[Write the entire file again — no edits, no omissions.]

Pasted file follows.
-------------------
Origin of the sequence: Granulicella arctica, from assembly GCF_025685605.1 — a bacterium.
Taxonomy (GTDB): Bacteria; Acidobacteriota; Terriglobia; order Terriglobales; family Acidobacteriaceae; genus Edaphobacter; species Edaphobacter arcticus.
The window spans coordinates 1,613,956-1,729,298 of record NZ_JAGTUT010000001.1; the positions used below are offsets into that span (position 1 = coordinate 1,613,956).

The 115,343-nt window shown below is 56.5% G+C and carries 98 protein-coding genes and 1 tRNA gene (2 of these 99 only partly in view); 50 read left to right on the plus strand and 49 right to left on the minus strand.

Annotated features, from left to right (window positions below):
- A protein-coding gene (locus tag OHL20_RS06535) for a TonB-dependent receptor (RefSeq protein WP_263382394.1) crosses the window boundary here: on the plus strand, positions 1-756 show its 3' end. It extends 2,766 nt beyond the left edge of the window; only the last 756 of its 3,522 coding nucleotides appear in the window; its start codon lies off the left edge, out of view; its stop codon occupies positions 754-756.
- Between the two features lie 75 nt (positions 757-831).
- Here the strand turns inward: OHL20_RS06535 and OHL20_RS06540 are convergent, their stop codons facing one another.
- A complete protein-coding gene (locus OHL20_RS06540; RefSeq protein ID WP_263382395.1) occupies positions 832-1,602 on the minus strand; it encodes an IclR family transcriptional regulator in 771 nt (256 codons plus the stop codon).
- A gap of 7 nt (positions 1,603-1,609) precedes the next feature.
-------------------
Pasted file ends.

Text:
Origin of the sequence: Granulicella arctica, from assembly GCF_025685605.1 — a bacterium.
Taxonomy (GTDB): Bacteria; Acidobacteriota; Terriglobia; order Terriglobales; family Acidobacteriaceae; genus Edaphobacter; species Edaphobacter arcticus.
The window spans coordinates 1,613,956-1,729,298 of record NZ_JAGTUT010000001.1; the positions used below are offsets into that span (position 1 = coordinate 1,613,956).

The 115,343-nt window shown below is 56.5% G+C and carries 98 protein-coding genes and 1 tRNA gene (2 of these 99 only partly in view); 50 read left to right on the plus strand and 49 right to left on the minus strand.

Annotated features, from left to right (window positions below):
- A protein-coding gene (locus tag OHL20_RS06535) for a TonB-dependent receptor (RefSeq protein WP_263382394.1) crosses the window boundary here: on the plus strand, positions 1-756 show its 3' end. It extends 2,766 nt beyond the left edge of the window; only the last 756 of its 3,522 coding nucleotides appear in the window; its start codon lies off the left edge, out of view; its stop codon occupies positions 754-756.
- Between the two features lie 75 nt (positions 757-831).
- Here the strand turns inward: OHL20_RS06535 and OHL20_RS06540 are convergent, their stop codons facing one another.
- A complete protein-coding gene (locus OHL20_RS06540; RefSeq protein ID WP_263382395.1) occupies positions 832-1,602 on the minus strand; it encodes an IclR family transcriptional regulator in 771 nt (256 codons plus the stop codon).
- A gap of 7 nt (positions 1,603-1,609) precedes the next feature.